The root of the problem is something inherent to the restaurant business: out of every twenty-four hours, there are only nine during which you can make any money - the three hours that comprise each normal mealtime. Servers don't like to work during the in-between hours because you "can't make any money" and no one likes to works split shifts because it takes the better part of nine or ten hours out of the day to get paid for only six or seven. The server's solution, and the little secret that's kept in the back by the dishwasher, that no one will say out loud, is that servers believe they are entitled to make eight hours' wages in four hours. The thing is that many of them do it. 


 

If we go back to the grill & bar, your server probably had eight or ten tables in his section. When his section is full, even if they are all two-tops (a table for two) and they all stay for the entire hour, at about eight bucks per table the server will bring in sixty-some dollars in tips plus his hourly wage. Much more likely, half his tables were two-tops and half were four-tops. Assuming none turned the table (ate & left and the table became occupied again), that's (stay with us here - almost done):

 

4 two-tops @ $8 = $32
4 four-tops @ $16 = $64

 

or about $96 in tips in an hour, assuming none of the checks included alcohol, apps or desserts. Add to that the hourly wage (which varies from state to state), and a good server in a moderately priced, busy family restaurant can bring in between three and four hundred dollars per dinner shift.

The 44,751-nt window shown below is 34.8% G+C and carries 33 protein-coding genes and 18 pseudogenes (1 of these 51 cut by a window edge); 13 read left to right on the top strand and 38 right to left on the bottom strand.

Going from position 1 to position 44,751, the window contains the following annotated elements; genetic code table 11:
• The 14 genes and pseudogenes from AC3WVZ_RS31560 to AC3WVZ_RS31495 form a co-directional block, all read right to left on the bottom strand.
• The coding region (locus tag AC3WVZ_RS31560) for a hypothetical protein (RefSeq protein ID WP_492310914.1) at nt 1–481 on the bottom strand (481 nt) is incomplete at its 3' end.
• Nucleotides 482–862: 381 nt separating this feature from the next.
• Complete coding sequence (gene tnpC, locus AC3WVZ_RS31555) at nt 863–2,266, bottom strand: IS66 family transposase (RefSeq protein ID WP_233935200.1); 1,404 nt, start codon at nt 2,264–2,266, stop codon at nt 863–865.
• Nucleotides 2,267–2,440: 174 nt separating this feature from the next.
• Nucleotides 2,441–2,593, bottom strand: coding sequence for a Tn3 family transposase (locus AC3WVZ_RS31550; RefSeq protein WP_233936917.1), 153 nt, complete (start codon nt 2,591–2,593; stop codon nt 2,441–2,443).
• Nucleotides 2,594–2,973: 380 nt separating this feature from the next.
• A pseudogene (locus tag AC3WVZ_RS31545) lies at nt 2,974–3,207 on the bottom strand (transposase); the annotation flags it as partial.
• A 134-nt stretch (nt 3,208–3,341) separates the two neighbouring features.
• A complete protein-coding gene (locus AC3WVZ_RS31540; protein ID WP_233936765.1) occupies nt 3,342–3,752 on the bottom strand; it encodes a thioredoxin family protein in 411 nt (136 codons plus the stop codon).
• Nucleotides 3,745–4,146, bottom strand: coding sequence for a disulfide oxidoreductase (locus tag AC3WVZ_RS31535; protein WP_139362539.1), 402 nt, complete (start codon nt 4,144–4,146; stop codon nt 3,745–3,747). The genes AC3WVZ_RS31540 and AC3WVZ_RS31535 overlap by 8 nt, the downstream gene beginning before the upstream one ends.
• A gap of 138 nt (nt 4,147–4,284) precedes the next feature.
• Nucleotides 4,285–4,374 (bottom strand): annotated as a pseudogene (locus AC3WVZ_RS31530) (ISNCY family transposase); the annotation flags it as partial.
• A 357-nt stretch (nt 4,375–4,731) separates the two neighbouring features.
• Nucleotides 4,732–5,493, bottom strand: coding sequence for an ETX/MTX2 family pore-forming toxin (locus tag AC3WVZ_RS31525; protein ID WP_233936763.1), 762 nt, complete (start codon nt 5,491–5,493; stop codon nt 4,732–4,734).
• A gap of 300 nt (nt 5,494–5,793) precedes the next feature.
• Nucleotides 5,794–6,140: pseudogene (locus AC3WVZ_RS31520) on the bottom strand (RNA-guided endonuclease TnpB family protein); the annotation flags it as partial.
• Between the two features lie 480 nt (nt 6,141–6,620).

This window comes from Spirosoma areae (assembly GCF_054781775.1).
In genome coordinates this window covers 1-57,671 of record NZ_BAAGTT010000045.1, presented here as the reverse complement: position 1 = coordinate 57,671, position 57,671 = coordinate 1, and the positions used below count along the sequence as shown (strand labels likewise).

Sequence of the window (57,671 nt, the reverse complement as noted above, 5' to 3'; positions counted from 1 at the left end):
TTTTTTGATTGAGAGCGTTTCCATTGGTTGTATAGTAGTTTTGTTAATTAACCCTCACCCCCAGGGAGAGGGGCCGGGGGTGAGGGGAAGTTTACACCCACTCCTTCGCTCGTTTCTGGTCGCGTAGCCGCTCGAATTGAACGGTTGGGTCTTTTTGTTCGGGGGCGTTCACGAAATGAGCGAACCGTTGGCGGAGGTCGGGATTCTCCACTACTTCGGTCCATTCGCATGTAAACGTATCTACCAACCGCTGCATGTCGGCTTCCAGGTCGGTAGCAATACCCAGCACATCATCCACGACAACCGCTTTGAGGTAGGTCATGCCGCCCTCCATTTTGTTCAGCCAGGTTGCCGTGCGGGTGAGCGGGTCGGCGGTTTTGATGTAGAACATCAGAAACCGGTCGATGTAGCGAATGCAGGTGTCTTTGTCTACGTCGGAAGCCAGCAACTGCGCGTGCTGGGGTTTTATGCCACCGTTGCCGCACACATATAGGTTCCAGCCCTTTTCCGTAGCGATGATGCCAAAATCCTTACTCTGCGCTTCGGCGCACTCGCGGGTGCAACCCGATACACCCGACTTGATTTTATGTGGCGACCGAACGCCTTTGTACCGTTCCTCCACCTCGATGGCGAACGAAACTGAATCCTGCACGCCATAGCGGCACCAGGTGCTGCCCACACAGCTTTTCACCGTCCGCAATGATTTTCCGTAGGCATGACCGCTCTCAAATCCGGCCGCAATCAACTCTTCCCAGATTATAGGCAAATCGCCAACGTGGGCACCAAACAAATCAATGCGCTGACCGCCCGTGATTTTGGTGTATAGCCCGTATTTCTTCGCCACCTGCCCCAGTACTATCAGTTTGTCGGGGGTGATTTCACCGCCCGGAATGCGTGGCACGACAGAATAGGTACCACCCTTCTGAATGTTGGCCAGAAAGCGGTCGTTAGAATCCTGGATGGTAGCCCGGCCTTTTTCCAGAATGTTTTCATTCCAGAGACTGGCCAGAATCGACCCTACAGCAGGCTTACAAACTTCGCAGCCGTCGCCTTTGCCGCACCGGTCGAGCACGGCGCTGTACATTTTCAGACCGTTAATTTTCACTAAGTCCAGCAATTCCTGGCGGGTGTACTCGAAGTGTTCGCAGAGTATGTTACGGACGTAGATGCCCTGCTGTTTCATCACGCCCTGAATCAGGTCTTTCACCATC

Three hundred dollars times five days times fifty weeks (two for vacation) is seventy-five thousand dollars per year. Of course not every server in every diner in every town in America is hauling in more than fifty grand, and many of the faithful still serving pie and coffee at midnight are only somehow scraping by. 


 

Back at the table, your server is still waiting for you to enter his tip, and by now you may have drawn a few conclusions.

 

Having your server stand and watch as you tip him is about as much fun as having blood drawn!

 

Taking care of the bill in an unhurried, discreet manner is one of the server's primary functions and part of what differentiates a 'nice place' from a burger shack. Asking customers to do this part of the server's job is like asking cows to carry the buckets of milk into the cooler.

 

We would all like to make eight hours' worth of wages in four hours. Servers are not entitled.